I won't lie to you, it's not possible to make a productive learning endeavor as fun as video games. But there are a few principles we can use to make something more fun. Let's go through these principles and how I applied them to the self-learning endeavor of learning to take notes, possibly the most boring thing I could think of learning. If I can make this fun, you can make anything fun.

Firstly, find a way to tie it to something you care about.

Humans don't learn through knowledge transfer but through our emotional connection to things.

So, a great way to learn more effectively is to tie new information to something you care about. I'm interested in psychology, content-creation, gamification, and meta-learning. For any learning endeavor, I try to tie it back to one of these interests. I did this for notetaking and came up with this: Notetaking helps you think more effectively, remember more, and create novel insights. This connects to meta-learning. Plus, I can share my notes with others to help them learn more effectively--like I'm doing in this video!

Tying notetaking to things I care about made me more motivated to learn it.

Secondly, define a breakthrough moment.

A breakthrough moment is a major leveling-up moment in pursuing your learning endeavor.

For example, attaining a new strength, skill, or achievement. To make your learning more fun, define an interesting breakthrough moment and visualize yourself achieving it before every learning bout. For notetaking my breakthrough moment was this: create a course for gamers on how to have fun and effectively self-learn. Yup I'm really breaking the fourth wall aren't I? I have been interested in the connection between these two things for years but never had the notetaking system to allow me to flesh out my ideas.

By learning to take better notes, I could finally write the course I dreamed of!

Thirdly, create a challenge.

Framing learning obstacles as challenges makes us more energized to tackle them.

In games, challenges like boss fights test our skills and increase them. Adopting the same mindset in real life can make us more resilient when the learning gets tough. To better my notetaking, I adopted a challenge mindset. I saw the obstacles along the path--what notetaking tool to use, how to connect my notes, how to create out of them, etc.--as boss fights to improve my skills.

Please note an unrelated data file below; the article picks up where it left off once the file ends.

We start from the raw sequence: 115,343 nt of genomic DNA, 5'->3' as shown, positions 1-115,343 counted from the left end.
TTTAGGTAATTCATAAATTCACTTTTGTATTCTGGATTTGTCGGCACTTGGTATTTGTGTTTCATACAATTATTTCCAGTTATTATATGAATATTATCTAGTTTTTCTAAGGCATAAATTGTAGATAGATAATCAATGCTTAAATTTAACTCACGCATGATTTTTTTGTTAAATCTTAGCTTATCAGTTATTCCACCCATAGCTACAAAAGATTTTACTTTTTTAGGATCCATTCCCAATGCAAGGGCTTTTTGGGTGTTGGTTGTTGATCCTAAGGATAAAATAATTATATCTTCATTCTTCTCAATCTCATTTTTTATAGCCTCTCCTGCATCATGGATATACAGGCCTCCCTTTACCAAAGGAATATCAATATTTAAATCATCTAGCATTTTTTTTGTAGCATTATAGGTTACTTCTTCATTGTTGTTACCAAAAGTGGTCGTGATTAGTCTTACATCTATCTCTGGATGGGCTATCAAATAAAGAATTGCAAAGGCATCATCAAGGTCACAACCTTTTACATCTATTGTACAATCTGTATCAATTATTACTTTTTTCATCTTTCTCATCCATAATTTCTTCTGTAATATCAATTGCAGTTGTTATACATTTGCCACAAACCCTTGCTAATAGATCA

Framing my notetaking as a challenge motivated me to keep going in the face of difficulty.

Fourthly, listen to music while doing it.

Listening to music is inherently enjoyable.

By associating a difficult learning activity with music, you hack your brain into finding it fun. I like to listen to Terraria, Witcher 3, or Civilization 6 music. Preferably music without lyrics because lyrical music can make it harder to focus.

While taking notes, I listen to music to make it more fun.

Fifthly, do it with others.

Humans are social creatures; we like doing things with others.

Getting positive feedback from friends, especially early on, is a fantastic way to stay motivated. To learn note-taking, I found my best friend, John Maverick, online and learned to take more effective notes alongside him. This partnership worked so well that we eventually crystalized our learnings into Obsidian University and The Art Of Linked Reading.

Fun As A Way Of Life

We play games because they are fun in themselves.

When's the last time you had to "force yourself" to play a game. The very sentence sounds wrong.

Through applying these insights you can make your self-learning quest and even real life as a whole into the most fun game imaginable. Like Ali Abdaal, you can make real life activities--even ones that are serious--more playful endeavors.

Imagine, real life being more fun then Minecraft. And without the creepers to blow you up too!

🎯Take Action Today

  • Take one or two of the things above which resonated most with you and journal or converse about how you could integrate it into your self-learning endeavor.

After an epic battle, you manage to trip Demonstrates onto his back. Sticking your sword out, you swear you will vanquish him unless he promises to never pick up magic again.

”Yes, Yes! Just don’t kill me!” He hands you his trident and hat looking a little less buff than before and runs off into the Mistfields.

Smiling you look toward the chest holding the Key Of Learning. It glows with an aura of light and seems to call you to open it. So this is what it was all for, you think. Opening the chest you find…

No key.

There’ s just a note that reads: For the adventurer that finds this, I’m sure you have gone through a lot to get here. I applaud you. You might be disappointed, but there is no Key Of Learning. The key is you. The key is loving learning for the sake of learning in itself. You had the key the whole quest.

The key IS the quest.

Signed — anonymous wise person.

Smiling, you close the chest and think one thought: what am I going to learn next?


  1. Abdaal, A. (2024). Feel Good Productivity: How To Do More Of What Matters To You. Macmillan Audio. https://amzn.to/3UbeEa6 ↩︎